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Bloomberg: Eni-Led Group Cedes Kashagan Oil Stake to Kazakhstan (Update4)

By Nariman Gizitdinov and Lucian Kim

Jan. 14 (Bloomberg) — Eni SpA and its partners in Kashagan, a project to develop the world’s biggest oil discovery in 30 years, ceded a greater stake to Kazakhstan after the government passed a law enabling oil contracts to be annulled.

The foreign companies signed an accord to transfer equity and give state-run KazMunaiGaz National Co. a stake equal to the largest shareholders as of Jan. 1, KazMunaiGaz said in an e- mailed statement today, without being more specific. A spokeswoman for Rome-based Eni said an agreement was reached, asking not to be identified because of company rules.

Kazakhstan demanded renegotiation of the Kashagan agreement after the project was hampered by delays, technical complications and cost overruns. The government is following in the footsteps of neighboring Russia, which a little more than a year ago took control of Royal Dutch Shell Plc’s Sakhalin-2 project in the Pacific Ocean after pressure by regulators.

“While this could be dismissed as resource nationalism, it’s actually sovereign nations reestablishing their negotiating positions,” Steven Dashevsky, co-head of equities at Moscow- based UniCredit Aton, said before today’s statement. “They’re behaving as any rational economic agent would.”

Kazakhstan and Russia, struggling with the economic aftermath of the collapse of communism, wooed investment and technology by signing production-sharing agreements with foreign companies in the 1990s. As costs began to soar on higher metals prices and crude oil set fresh records, deals signed in leaner times came under review.

Astana Restaurant

Kazakh Prime Minister Karim Masimov, Eni Chief Executive Officer Paolo Scaroni and Exxon Mobil Corp. Chief Executive Rex Tillerson were among those who met for more than nine hours in a restaurant in Astana, the Kazakh capital, yesterday to reach the deal.

Eni currently operates the development through its local unit Agip KCO. The Italian company, along with Exxon Mobil, Total SA and Royal Dutch Shell Plc, each hold 18.5 percent of Kashagan, while ConocoPhillips has 9.3 percent. KazMunaiGaz and Japan’s Inpex Corp. have each held 8.3 percent until now.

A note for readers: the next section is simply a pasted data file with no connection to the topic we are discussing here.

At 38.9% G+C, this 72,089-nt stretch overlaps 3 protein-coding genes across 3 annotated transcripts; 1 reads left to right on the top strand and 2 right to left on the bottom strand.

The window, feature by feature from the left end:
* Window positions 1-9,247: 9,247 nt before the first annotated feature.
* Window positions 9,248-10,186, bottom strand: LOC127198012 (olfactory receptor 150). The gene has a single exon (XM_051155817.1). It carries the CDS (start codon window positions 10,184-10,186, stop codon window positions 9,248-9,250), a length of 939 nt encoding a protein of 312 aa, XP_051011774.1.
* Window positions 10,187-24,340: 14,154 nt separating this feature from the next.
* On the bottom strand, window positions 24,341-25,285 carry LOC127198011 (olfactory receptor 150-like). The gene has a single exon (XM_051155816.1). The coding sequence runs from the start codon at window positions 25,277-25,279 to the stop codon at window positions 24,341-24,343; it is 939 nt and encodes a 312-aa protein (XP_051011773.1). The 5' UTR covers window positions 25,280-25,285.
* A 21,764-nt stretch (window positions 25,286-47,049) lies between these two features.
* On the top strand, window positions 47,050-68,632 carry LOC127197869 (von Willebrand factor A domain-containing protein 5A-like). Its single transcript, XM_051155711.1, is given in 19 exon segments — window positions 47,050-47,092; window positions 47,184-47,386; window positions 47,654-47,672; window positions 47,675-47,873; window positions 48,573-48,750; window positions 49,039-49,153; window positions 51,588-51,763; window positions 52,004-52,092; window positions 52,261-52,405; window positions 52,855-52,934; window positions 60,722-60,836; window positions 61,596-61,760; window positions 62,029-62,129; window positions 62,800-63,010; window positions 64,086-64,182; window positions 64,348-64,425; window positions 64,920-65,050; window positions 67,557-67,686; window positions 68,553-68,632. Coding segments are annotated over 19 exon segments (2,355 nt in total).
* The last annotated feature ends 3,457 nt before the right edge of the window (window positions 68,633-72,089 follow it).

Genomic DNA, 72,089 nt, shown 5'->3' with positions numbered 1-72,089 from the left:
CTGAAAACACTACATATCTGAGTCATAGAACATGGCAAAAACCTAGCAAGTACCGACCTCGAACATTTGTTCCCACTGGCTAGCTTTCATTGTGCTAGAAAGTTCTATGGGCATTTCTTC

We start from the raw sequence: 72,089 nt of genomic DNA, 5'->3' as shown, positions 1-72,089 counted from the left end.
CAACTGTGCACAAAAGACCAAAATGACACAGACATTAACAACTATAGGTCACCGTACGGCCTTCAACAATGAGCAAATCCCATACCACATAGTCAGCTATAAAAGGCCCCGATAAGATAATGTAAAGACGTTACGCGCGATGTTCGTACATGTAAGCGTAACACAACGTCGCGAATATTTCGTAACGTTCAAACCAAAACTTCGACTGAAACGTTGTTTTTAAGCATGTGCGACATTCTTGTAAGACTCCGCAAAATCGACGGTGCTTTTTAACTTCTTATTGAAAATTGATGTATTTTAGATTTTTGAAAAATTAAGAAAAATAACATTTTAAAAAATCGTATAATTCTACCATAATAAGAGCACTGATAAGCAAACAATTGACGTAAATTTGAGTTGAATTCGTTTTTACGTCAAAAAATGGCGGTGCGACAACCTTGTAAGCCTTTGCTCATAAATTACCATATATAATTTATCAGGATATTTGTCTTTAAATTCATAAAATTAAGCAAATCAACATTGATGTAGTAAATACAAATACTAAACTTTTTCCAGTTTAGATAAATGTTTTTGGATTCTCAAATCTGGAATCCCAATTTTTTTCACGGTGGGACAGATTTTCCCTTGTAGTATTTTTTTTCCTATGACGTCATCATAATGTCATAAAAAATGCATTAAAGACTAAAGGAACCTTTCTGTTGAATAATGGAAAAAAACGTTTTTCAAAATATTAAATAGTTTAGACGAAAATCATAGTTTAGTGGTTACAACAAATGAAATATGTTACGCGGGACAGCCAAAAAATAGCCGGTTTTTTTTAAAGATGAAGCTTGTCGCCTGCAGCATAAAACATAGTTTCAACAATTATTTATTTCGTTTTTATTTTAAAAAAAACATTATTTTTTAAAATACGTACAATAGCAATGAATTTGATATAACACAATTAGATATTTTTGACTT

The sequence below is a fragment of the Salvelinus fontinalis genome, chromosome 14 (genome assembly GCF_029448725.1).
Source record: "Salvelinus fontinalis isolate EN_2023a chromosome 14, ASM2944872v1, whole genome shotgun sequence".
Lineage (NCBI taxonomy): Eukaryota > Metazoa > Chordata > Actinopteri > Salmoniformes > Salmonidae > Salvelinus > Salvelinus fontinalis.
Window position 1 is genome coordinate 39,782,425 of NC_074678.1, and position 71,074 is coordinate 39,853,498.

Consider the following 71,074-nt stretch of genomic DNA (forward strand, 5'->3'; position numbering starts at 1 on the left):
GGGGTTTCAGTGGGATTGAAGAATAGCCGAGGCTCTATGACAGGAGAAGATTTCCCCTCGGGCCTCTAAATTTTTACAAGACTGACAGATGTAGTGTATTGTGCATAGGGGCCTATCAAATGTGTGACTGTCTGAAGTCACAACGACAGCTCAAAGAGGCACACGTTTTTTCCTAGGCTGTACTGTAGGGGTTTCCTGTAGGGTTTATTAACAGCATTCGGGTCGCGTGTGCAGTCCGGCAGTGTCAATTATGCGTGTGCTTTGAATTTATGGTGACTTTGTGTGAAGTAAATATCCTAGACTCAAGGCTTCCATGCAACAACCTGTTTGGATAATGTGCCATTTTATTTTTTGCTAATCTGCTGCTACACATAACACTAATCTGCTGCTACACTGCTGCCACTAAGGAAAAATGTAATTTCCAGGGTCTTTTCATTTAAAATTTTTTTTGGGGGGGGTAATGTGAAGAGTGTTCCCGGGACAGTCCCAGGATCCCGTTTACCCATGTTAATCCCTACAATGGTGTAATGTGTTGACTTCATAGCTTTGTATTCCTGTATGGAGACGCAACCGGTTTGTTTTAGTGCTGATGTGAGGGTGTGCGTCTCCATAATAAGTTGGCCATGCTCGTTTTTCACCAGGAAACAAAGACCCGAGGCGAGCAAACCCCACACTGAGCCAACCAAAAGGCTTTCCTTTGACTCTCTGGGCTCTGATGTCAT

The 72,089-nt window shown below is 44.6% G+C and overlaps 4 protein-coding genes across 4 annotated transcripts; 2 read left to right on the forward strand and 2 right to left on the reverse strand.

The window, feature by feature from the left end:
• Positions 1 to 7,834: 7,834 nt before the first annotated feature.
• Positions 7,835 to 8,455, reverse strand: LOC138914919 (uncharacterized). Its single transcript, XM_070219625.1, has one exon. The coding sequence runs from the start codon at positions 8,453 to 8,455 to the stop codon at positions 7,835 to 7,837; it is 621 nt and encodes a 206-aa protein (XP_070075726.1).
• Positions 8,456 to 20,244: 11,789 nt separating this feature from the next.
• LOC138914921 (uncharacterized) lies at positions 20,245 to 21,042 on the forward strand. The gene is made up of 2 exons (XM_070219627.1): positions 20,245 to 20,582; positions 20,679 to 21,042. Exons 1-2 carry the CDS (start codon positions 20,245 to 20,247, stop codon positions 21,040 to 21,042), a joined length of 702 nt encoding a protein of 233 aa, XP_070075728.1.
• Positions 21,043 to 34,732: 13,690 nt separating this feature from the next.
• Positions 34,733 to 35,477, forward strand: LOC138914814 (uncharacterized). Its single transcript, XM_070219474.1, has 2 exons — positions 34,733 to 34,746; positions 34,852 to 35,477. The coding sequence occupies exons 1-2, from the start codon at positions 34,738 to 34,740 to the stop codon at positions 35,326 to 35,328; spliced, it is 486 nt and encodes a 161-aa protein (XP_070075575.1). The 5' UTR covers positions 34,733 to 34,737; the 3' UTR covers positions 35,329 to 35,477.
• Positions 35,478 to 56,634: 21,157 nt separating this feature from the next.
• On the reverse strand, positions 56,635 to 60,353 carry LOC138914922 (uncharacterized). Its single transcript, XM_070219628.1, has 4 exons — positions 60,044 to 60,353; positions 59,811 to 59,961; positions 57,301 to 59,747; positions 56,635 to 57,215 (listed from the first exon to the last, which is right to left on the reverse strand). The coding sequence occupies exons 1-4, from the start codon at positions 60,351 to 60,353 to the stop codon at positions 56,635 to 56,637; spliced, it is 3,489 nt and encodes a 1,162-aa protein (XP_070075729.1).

Dinara Shaimardanova, an aide to Kazakh Energy Minister Sauat Mynbayev, said Dec. 25 that Exxon opposed increasing the Kazakh stake.

Janet Grothe, a ConocoPhillips spokeswoman, today declined to comment.

Eni has shed 9 percent in the last six months in Milan trading, compared with the 9.2 percent decline in the 20-member Bloomberg Europe Energy Index.

`Difficult Negotiations’

“With this successful end to the long and difficult negotiations, the way forward for the Kashagan project has been found,” KazMunaiGaz said in its statement. The giant offshore development in the Caspian Sea is crucial for Kazakhstan to achieve its goal of doubling crude output by 2015.

Eni projects that output from the field will reach 1.5 million barrels a day. The government cut its crude output forecast to 2.6 million barrels a day in 2015 from a previously estimated 3.2 million barrels a day because of the Kashagan delays.

Kazakhstan, the second-biggest oil producer in the former Soviet Union after Russia, was seeking to double its stake in Kashagan to 16.8 percent, the Energy Ministry said last month. The government demanded a greater share of profit as compensation for delays that could prolong by as much as 11 years the time it will take for the country to see returns from the field. The government has said costs have more than doubled the price for developing and running the project to $136 billion.

Cut Returns

The delays and cost overruns at Kashagan will cut Kazakhstan’s returns from the project by more than $10 billion over the 40-year life of the field, Deputy Finance Minister Daulet Ergozhin said Oct. 20.

The parties “will now proceed to draft and execute the appropriate amendments” to the production sharing agreement, KazMunaiGaz said in the statement today. “In the meantime, operations will proceed in accordance with the new arrangements.”

Kazakhstan began pressuring the Eni-led project after the Energy Ministry said in May that Kashagan wouldn’t start producing oil until 2011, instead of 2008 as originally planned. The ministry then revised down its production targets.

Kazakhstan published amendments to its subsoil law on Nov. 5, allowing the government to cancel oil projects such as Kashagan if developers “significantly violates the obligations set up by the agreement or the program of works.” The amended law allows the state to annul oil agreements if the contractor doesn’t resolve in a timely manner any obstacles identified by the government as reasons to halt a project.

2004 Fine

Eni and its partners paid a $150 million fine in 2004 after delaying the start of oil production at the Kashagan field to 2008 from 2005. The talks to alter Kashagan’s 1997 contract took place after rising engineering costs and safety considerations forced the group to delay output a second time to the third quarter of 2010.

Kazakhstan ordered Eni to stop work at Kashagan on Aug. 27 for at least three months because of “environmental violations.” State officials also instructed Eni to halt construction of a refinery for alleged breaches of safety rules. Both complaints were subsequently resolved.

To contact the reporters on this story: Nariman Gizitdinov in Astana through the Moscow newsroom at +7 [email protected] ; Lucian Kim in Astana through the Moscow newsroom at 7748 or [email protected]

Last Updated: January 13, 2008 23:46 EST

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